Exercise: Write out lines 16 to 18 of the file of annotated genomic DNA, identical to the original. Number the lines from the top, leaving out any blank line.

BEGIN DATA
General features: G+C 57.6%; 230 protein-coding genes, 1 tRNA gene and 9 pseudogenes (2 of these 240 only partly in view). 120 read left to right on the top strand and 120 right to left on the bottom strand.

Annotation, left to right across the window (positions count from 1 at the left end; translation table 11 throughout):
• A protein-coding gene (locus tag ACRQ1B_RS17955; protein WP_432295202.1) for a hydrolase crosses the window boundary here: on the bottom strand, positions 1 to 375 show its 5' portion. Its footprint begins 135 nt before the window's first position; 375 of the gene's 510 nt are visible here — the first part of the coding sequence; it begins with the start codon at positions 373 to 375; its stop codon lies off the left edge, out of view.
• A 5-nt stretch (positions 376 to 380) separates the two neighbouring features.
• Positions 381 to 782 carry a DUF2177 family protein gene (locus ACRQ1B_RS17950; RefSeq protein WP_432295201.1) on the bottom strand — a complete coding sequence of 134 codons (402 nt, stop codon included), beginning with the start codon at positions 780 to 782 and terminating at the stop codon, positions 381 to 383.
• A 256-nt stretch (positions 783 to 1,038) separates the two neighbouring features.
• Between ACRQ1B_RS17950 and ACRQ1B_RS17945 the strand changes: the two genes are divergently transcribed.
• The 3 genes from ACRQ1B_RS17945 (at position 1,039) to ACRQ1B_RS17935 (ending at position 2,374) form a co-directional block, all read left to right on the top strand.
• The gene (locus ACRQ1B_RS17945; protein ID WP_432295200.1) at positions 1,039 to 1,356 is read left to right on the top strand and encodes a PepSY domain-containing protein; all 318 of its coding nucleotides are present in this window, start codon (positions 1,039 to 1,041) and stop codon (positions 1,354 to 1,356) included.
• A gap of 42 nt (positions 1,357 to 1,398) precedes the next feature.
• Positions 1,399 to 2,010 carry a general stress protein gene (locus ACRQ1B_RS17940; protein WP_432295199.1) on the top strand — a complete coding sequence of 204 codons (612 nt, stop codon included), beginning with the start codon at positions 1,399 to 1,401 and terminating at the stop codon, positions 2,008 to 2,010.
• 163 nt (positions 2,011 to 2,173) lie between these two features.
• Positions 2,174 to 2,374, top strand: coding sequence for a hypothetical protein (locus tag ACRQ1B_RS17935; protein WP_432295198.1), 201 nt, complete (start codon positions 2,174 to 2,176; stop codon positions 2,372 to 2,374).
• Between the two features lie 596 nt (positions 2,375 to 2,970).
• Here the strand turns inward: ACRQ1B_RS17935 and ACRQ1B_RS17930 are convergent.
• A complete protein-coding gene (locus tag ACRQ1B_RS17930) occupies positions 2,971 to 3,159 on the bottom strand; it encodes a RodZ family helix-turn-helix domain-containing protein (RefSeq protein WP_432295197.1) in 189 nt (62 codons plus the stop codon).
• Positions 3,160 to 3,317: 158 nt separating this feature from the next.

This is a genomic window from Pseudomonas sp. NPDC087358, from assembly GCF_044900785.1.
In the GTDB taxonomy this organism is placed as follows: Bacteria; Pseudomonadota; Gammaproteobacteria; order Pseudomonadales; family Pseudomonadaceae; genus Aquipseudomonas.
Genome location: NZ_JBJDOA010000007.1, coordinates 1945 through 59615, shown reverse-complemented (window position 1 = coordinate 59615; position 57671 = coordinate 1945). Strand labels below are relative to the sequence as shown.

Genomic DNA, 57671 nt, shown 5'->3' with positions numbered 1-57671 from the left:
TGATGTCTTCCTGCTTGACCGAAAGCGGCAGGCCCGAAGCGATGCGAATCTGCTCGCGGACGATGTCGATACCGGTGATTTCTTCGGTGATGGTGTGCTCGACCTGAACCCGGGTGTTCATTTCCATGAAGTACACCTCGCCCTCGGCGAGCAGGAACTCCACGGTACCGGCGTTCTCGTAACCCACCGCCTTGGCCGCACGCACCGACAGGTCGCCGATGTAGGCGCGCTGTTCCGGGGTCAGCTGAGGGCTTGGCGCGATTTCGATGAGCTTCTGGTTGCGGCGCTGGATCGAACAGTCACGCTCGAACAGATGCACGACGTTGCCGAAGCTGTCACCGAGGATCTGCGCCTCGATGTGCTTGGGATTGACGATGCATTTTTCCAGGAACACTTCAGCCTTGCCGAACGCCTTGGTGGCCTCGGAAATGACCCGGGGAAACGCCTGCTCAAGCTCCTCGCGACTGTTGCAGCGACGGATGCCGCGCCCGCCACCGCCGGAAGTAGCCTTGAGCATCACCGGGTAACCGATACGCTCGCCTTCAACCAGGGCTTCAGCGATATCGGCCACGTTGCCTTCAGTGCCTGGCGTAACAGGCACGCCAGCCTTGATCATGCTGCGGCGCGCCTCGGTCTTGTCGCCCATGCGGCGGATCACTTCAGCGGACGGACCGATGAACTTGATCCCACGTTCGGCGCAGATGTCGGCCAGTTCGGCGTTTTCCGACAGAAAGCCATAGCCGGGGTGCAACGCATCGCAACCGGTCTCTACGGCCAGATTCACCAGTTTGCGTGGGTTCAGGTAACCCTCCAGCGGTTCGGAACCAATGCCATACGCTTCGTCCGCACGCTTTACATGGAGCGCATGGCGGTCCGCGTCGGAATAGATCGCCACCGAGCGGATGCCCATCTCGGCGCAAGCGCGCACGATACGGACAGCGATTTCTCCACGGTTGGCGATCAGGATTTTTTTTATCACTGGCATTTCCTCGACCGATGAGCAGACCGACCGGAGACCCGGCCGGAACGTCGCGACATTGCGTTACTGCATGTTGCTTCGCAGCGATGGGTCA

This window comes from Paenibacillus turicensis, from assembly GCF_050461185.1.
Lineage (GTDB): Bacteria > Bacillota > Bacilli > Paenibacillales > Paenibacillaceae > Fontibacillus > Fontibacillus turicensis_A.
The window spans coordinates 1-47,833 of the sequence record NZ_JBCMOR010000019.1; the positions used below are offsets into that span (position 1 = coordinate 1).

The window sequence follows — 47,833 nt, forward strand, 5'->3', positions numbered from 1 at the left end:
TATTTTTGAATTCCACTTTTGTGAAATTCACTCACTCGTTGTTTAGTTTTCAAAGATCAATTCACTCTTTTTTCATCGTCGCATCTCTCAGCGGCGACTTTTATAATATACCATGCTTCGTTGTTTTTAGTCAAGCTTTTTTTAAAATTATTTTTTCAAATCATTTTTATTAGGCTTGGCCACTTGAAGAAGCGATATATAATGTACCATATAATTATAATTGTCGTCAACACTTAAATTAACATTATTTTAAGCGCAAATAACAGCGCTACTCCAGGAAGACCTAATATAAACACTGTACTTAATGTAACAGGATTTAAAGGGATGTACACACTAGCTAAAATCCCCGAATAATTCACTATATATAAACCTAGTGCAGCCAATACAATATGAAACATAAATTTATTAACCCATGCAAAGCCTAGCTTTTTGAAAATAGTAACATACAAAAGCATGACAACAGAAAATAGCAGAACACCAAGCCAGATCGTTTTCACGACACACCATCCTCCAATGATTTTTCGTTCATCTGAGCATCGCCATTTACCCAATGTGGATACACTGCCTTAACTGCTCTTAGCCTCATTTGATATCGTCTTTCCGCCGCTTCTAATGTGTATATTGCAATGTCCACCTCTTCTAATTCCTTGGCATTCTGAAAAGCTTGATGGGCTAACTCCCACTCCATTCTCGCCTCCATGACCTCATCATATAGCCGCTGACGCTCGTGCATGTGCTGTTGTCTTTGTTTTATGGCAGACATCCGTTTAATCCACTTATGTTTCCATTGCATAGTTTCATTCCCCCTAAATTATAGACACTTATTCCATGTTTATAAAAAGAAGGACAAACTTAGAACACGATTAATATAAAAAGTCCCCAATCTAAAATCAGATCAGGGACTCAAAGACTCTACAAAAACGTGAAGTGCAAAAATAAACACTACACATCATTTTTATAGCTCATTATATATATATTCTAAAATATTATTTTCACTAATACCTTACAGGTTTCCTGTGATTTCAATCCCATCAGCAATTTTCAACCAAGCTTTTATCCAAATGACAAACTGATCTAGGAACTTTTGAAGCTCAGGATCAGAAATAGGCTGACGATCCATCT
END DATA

• A complete protein-coding gene (locus tag ACRQ1B_RS17930) occupies positions 2,971 to 3,159 on the bottom strand; it encodes a RodZ family helix-turn-helix domain-containing protein (RefSeq protein WP_432295197.1) in 189 nt (62 codons plus the stop codon).
• Positions 3,160 to 3,317: 158 nt separating this feature from the next.

This is a genomic window from Pseudomonas sp. NPDC087358, from assembly GCF_044900785.1.